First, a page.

Composition Of Responsibility vs Interface Implementation

This started out a comment in a Google+ stream, which is in response to the brujahahahahalols that have been going around concerning ActiveRecord, FubuMVC and Rails. I’m not defending any of these posts or perspectives. I have my own opinions on the problems and benefits of the various things mentioned… but I wanted to specifically talk about something that Chad mentions: bloated object interfaces, or too many methods on an object.

It seems to me that claims of object bloat and Separation of Concerns (SoC) / Single Responsibility Principle (SRP) violations for languages like Ruby are often based on the idea of interface-based method dispatch… the idea that an object must implement an interface in order to have the method available. Now I’m not saying that all claims of these violations are from this perspective, by any means. I don’t know if this was Chad’s perspective or not. I can only assume based on how he worded things. And obviously there are some horrible chunks of code out there, in any language, with any type system or method dispatch system, that really do violate these principles.

Still… I wonder how much of the bloat or perception of bloat is based on the wrong perspective…

SoC/SRP: 354 Methods On An Object!

ActiveRecord might truly be a horrible beast with far too many concerns in one given place. I haven’t dug into that source code very much. From what I remember of it, it’s huge and difficult for me to understand (but then, it does a metric-ton-squared of meta-programming, so I guess I’m not surprised that it’s hard for me to understand).

I have dug deep in to Mongoid, though (a MongoDB ODM for ruby), which sits on top of various pieces of ActiveRecord. I’ve submitted a handful of patches for Mongoid and have spent a fair amount of time studying it to learn how it works. On the surface, it also looks like a ton of bloat and SoC/SRP violations. Run “puts my_model.methods.sort”, and you’ll see 354 methods… it makes you wonder…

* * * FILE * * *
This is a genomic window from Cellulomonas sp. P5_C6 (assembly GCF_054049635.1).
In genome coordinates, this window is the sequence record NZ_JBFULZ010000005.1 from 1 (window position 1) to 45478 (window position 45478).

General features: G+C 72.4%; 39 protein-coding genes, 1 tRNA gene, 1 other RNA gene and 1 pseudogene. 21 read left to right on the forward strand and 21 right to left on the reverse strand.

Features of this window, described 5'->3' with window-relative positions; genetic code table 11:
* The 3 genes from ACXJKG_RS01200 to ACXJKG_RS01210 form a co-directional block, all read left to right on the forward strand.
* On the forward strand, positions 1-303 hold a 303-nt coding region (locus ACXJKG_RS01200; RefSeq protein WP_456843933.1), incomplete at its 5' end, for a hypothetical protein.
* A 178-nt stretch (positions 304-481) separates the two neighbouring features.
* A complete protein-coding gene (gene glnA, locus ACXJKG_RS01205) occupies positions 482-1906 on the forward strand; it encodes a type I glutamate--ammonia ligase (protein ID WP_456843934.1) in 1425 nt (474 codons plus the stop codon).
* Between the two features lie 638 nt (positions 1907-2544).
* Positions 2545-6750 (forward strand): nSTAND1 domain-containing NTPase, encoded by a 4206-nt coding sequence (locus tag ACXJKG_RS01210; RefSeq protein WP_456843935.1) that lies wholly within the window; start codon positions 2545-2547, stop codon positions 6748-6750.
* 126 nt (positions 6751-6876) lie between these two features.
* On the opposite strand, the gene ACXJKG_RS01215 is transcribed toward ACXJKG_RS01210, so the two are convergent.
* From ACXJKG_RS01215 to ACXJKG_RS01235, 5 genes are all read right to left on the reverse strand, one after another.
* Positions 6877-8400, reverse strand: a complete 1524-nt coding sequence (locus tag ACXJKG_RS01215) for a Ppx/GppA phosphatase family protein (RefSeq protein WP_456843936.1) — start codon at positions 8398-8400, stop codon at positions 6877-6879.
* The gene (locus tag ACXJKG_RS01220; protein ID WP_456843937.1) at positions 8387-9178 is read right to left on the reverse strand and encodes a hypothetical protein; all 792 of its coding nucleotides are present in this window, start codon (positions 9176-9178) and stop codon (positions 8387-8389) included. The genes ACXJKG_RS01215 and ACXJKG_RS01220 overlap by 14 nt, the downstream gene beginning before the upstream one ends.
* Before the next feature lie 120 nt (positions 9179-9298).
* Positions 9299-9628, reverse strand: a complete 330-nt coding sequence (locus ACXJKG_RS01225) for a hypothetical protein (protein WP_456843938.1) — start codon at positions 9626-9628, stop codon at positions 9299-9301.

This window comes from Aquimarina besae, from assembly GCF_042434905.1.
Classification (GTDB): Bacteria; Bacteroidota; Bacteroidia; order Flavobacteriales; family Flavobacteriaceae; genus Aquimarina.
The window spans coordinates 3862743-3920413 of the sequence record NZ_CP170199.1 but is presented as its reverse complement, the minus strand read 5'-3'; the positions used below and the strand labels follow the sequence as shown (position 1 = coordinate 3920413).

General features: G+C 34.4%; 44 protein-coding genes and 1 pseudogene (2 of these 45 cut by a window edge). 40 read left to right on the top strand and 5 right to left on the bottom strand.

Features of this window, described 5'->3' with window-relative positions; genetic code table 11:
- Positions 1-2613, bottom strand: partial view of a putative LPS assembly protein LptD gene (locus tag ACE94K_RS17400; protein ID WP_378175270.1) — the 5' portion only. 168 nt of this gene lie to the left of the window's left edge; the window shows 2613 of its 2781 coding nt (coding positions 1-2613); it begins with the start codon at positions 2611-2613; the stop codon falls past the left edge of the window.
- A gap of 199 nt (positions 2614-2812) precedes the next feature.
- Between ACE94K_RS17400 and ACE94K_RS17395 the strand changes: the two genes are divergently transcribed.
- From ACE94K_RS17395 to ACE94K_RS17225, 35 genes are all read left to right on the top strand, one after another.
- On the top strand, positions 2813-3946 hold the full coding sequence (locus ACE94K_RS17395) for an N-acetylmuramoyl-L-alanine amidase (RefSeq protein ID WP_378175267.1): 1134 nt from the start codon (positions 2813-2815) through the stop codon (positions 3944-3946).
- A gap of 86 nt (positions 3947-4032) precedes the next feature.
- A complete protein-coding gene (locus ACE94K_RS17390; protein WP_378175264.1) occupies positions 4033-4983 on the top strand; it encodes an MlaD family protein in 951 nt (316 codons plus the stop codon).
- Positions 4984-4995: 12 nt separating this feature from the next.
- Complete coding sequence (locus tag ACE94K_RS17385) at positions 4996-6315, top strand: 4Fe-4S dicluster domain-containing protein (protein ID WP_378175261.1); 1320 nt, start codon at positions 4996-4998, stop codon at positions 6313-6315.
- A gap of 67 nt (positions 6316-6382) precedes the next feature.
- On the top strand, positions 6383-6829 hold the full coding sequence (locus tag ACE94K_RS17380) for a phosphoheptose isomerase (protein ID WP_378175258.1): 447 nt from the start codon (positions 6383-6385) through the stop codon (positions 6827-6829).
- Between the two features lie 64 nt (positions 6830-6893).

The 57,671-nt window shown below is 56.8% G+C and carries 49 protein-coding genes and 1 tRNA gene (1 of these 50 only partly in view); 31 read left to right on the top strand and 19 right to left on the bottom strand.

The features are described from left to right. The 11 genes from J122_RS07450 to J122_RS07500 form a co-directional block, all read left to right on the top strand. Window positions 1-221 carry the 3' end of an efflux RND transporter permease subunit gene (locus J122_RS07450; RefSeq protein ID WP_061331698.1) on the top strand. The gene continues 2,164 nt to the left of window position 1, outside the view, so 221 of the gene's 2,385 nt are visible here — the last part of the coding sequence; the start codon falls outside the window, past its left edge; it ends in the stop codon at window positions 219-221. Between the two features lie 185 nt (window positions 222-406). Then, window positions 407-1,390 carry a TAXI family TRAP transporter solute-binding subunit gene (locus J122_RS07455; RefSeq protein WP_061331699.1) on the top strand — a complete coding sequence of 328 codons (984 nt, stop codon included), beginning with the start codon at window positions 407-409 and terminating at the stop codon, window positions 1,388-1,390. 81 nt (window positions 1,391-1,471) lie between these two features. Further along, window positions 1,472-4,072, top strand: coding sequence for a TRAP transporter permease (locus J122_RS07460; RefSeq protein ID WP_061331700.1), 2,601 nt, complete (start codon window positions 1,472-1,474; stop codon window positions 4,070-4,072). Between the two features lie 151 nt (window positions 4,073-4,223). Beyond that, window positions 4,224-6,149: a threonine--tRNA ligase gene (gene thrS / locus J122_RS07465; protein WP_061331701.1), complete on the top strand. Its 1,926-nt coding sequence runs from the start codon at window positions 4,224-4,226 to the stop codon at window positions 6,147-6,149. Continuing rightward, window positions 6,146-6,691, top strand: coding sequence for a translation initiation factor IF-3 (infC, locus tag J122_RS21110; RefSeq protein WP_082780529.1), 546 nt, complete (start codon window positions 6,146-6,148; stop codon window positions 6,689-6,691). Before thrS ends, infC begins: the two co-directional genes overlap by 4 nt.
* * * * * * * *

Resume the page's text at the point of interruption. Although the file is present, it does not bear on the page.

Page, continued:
But when I look at the source for Mongoid, it’s one of the most beautiful sets of code that i’ve seen in Ruby. From my perspective, it has a very clean separation of concerns and follows many other good OO principles to the core (at least until it has to interact w/ activerecord).

The interface bloat that we see on an object like the one above comes as a result of a few different things: Ruby base objects, and applying the many different Mongoid mixins to a Ruby model, via `include Mongoid::Document`.

Perspective: Interface-based vs Message-based

The problem might not be ActiveRecord, or Mongoid, or any other “bloated framework that violates …” and how the objects that use these frameworks look when we list the interface of a model. The problem might really be that we are listing the interface to the model as if it were the truth of this object’s implementation. The problem might just be our perspective.

Does the object above really implement all of these methods? Or has it been composed from many different mixins, with many different hats to wear in different scenarios (Udi Dahan’s “role specific interfaces”, or dependency inversion in general)?

Watch Where You’re Pointing That Perspective!

If we look at a message-based method dispatch in the same light and perspective as we do a interface-based dispatch, things look bad. If we look at the message-based, first-class-mixin system as a series of responsibilities, though, with each responsibility having it’s own protocol definition and each responsibility and protocol captured into an object that can be composed into a larger piece (again, mixins), things look much better.

Yes, my “Foo” object in the above example still has 354 methods on it. But how many of these do you really care about for a given scenario? What role do you expect this object to play, when? Ruby, Rails, ActiveRecord, Mongoid… Python, JavaScript, and the rest of the dynamic ecosystem give us a lot of power and flexbility. (Insert abused “Uncle Ben” quote from Spiderman… with great power come blah blah blah blah…)

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